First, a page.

If you love sea turtles, you were probably HIGHLY disturbed at the latest news out of Australia: A photo just went viral showing two men standing on a turtle, sparking outrage amongst animal lovers and those invested in endangered species.
According to the Honolulu Star Advertiser, Instagram user Ricky Rogers uploaded the infamous photo with the caption “Surfed a tortoise on zee weekend.. gnarly duddddeeeee,” and it has animal welfare workers livid.
Here’s just one example of the many responses: “These guys are just complete idiots. There’s no way they should be doing what they were doing,” Michael Beatty, spokesman for Royal Society for the Prevention of Cruelty to Animals in Queensland, told the Fraser Coast Chronicle.
Despite this outrageous act, the photo prompted me to wonder: What do I do if I see an injured sea turtle? How close can I get to a sea turtle without breaking the law? What ARE the rules regarding sea turtles in Hawaii anyway?!
Here’s what we learned from the Hawaii Department of Land and Natural Resources:
- The green sea turtle and hawksbill sea turtle are the species most frequently observed in Hawaii. Three other species occur, but are very rarely seen in our coastal waters.
- The green sea turtle is listed as a threatened species under federal and state law.
- Hawaii’s green sea turtles have shown a good population recovery in recent years, although they are still plagued with a papilloma virus that causes disfiguring tumors. Hawksbill sea turtles, listed as an endangered species, are sighted much less frequently than greens.
- To report a sea turtle in trouble (injured, stranded, hooked, entangled, etc. ), go to the NOAA sea turtle reporting website. Please report immediately and follow the handling guidelines on the NOAA website above.
- To report sea turtle disturbance or legal violation, please call the NOAA Office of Law Enforcement Hotline: 1-800-853-1974 and then call DLNR, Division of Conservation and Resources Enforcement (DOCARE) statewide hotline: 643-DLNR (3567).
- If a sea turtle looks sick, keep this in mind: Most turtles that haul-out on the shoreline are just fine. They may lie very still, as if they are not breathing, but that’s normal. Please keep your distance; do not try to get close to the animal. They need to be allowed to rest undisturbed. If you see an obvious sign of injury, such as an open wound or entanglement in rope or net, please call the NOAA hotline at (808)-725-5730. After hours, on weekends and holidays, call(808)-286-4377.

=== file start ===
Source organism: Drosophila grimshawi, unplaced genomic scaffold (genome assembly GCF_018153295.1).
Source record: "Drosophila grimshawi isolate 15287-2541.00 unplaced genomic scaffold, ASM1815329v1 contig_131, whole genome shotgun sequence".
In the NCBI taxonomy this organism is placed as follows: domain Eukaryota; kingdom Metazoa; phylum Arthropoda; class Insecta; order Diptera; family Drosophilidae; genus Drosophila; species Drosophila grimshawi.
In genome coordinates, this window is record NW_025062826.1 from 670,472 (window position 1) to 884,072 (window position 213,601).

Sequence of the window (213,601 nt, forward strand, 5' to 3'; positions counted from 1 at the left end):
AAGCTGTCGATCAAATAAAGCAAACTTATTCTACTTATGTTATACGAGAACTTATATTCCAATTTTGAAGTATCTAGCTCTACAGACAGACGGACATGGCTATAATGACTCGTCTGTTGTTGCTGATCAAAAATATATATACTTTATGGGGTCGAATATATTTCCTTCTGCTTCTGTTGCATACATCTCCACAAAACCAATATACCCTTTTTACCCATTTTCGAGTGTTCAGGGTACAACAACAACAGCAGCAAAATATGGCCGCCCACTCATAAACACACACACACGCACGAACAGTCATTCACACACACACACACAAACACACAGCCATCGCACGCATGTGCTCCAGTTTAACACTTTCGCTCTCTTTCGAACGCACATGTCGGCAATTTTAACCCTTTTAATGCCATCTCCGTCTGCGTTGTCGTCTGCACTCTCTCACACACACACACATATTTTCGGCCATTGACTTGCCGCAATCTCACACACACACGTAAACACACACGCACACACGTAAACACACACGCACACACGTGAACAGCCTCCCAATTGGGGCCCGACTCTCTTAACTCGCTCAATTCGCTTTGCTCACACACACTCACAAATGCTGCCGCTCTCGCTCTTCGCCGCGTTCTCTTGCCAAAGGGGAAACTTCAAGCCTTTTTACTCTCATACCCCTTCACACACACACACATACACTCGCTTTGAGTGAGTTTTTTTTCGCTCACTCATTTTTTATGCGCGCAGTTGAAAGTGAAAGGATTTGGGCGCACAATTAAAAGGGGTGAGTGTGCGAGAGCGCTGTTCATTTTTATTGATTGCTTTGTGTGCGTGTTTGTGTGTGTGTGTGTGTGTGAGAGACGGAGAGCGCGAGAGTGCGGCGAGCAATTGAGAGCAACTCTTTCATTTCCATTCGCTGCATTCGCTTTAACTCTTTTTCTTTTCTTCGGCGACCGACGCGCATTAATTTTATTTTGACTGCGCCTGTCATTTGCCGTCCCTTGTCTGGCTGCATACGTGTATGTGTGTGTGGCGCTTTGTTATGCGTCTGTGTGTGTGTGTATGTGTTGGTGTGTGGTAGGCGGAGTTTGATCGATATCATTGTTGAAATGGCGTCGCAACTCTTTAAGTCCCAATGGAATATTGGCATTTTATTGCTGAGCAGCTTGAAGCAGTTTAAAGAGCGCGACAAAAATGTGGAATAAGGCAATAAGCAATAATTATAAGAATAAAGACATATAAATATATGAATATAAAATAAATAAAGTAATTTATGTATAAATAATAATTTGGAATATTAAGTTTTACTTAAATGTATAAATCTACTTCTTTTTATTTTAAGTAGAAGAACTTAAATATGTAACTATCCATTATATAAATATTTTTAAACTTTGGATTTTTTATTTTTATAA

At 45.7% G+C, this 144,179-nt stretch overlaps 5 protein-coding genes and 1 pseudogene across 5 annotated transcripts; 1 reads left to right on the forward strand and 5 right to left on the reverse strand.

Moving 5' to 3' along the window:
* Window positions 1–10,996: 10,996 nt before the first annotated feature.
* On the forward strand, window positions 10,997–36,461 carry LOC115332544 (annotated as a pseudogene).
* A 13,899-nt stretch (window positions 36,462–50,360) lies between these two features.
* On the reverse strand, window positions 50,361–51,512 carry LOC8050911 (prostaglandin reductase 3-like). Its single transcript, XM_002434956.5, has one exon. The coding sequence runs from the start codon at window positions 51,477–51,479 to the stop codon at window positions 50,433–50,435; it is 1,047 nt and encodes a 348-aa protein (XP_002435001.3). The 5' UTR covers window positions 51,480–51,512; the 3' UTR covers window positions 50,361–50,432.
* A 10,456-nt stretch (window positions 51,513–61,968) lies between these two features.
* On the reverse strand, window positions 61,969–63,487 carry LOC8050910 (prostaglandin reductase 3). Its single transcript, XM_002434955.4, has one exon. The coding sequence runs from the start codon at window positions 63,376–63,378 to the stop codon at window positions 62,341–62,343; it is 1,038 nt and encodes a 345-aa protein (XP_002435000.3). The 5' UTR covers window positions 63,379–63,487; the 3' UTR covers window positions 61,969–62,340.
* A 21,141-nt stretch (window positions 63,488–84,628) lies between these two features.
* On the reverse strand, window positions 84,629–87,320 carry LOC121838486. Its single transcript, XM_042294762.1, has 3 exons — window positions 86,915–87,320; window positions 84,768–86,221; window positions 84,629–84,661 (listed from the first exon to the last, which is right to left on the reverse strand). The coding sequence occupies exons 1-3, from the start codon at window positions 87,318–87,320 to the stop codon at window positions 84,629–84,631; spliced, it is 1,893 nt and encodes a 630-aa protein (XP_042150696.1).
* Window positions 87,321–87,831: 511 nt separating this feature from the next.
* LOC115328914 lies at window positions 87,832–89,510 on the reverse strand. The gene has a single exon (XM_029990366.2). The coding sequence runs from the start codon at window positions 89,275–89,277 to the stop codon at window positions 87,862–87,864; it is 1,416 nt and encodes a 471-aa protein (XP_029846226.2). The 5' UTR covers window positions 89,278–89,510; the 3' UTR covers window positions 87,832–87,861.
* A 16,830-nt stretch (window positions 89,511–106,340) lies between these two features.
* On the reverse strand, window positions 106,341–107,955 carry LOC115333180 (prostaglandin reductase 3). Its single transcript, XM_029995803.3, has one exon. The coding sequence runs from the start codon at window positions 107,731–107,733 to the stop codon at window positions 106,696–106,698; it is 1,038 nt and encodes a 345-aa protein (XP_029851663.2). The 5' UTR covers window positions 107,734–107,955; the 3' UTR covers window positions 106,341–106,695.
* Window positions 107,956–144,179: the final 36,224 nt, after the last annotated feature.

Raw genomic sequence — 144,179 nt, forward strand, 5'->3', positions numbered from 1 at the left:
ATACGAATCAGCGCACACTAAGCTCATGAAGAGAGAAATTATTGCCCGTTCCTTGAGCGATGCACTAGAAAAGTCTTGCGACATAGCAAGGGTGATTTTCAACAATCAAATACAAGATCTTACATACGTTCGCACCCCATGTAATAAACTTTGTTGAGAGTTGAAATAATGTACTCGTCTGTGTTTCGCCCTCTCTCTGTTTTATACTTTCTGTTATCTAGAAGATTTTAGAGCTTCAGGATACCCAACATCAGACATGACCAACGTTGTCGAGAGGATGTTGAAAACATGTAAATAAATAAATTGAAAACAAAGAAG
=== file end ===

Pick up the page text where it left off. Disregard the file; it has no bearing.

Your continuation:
- If you accidentally hook a turtle while fishing, call the NOAA sea turtle hotline at (808)-725-5730 and follow instructions, and/or visit NOAA’s fishing around sea turtles web site for instructions.
- There is no law specifying the minimum distance people can approach a sea turtle. However, getting close to these animals may constitute a federal or state violation if the animal is disturbed or if your action has the potential to disturb its natural behavioral patterns. NOAA and DLNR recommend, for your safety and the animals’ protection, that everyone stay at least 150 feet from all sea turtles. If maintaining this distance isn’t possible, keep safety in mind and move away from the animal as carefully as possible, avoiding sudden movements and other actions that might disturb the animal. For wildlife viewers, please enjoy from a distance — use binoculars and telephoto lenses to get the best views without disturbing the wildlife.
If you want to see sea turtles up close and be sure you’re not endangering them, just book a visit to Sea Life Park through Hawaii Aloha Travel! You’ll enjoy deep discounts off general admission, enjoy transportation from your hotel, and have the opportunity to spend the day at a fun and educational marine park!
When it comes to sea turtles in Hawaii, caution is extremely important — although their numbers have grown, their survival still depends on how well we humans interact with them!